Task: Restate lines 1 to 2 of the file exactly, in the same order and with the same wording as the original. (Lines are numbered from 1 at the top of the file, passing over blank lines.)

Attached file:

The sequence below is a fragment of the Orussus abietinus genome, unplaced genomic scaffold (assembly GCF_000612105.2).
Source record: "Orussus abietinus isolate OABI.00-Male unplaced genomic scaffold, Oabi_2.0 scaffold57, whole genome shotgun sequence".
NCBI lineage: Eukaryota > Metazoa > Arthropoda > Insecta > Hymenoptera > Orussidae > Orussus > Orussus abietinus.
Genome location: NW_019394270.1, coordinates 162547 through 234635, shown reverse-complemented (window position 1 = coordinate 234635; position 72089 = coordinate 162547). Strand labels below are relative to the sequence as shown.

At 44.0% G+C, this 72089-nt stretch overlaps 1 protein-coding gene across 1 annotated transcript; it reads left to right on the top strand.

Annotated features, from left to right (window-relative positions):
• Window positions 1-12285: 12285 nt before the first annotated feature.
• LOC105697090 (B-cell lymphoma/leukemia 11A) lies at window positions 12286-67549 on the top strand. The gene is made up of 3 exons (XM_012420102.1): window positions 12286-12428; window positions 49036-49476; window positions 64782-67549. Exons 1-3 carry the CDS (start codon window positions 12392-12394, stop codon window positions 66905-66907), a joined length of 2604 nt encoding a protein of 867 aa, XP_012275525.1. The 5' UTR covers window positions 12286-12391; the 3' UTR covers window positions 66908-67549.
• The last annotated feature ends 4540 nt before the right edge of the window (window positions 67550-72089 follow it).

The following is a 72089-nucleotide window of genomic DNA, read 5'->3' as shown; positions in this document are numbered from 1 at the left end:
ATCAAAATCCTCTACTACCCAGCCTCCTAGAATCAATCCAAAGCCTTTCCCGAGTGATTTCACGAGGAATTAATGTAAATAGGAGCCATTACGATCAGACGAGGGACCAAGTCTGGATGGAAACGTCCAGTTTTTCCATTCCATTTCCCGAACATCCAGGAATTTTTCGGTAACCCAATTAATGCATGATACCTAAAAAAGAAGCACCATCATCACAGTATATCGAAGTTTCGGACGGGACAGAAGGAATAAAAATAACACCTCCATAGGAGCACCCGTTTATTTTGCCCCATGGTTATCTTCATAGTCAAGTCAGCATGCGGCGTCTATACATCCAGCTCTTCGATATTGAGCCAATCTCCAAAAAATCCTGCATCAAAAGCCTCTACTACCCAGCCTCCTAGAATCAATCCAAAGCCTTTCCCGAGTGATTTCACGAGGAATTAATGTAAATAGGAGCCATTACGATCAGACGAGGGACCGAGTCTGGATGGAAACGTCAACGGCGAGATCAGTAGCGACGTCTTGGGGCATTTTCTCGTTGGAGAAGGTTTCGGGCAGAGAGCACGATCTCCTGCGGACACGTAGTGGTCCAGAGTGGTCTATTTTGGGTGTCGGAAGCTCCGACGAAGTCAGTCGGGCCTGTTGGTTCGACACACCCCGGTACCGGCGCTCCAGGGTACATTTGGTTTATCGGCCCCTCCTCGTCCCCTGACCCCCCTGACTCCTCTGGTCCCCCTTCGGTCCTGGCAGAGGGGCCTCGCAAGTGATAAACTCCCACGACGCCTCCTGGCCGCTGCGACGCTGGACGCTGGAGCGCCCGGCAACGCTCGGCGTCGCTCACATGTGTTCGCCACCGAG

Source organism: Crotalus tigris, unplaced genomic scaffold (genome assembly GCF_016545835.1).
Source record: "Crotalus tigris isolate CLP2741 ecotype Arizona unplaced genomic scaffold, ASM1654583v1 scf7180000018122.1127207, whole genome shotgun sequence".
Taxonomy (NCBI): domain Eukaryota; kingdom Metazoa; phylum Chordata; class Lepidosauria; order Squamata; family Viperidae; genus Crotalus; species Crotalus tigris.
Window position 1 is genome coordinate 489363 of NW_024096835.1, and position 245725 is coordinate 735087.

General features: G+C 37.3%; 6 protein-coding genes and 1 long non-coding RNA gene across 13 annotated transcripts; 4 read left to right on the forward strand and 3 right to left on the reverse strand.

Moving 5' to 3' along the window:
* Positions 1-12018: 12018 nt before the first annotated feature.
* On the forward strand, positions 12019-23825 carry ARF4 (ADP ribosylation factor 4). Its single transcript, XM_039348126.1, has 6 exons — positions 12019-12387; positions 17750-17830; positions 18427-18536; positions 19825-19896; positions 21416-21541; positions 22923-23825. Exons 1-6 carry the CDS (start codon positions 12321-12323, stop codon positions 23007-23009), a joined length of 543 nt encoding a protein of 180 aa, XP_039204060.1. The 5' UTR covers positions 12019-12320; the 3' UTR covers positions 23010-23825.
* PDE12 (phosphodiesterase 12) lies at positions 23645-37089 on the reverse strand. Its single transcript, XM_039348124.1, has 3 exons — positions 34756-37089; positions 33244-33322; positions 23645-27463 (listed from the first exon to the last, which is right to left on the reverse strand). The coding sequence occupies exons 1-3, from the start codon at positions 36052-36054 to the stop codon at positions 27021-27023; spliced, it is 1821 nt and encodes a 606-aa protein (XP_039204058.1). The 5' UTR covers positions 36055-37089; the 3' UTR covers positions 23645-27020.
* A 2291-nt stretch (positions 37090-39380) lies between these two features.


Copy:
The sequence below is a fragment of the Orussus abietinus genome, unplaced genomic scaffold (assembly GCF_000612105.2).
Source record: "Orussus abietinus isolate OABI.00-Male unplaced genomic scaffold, Oabi_2.0 scaffold57, whole genome shotgun sequence".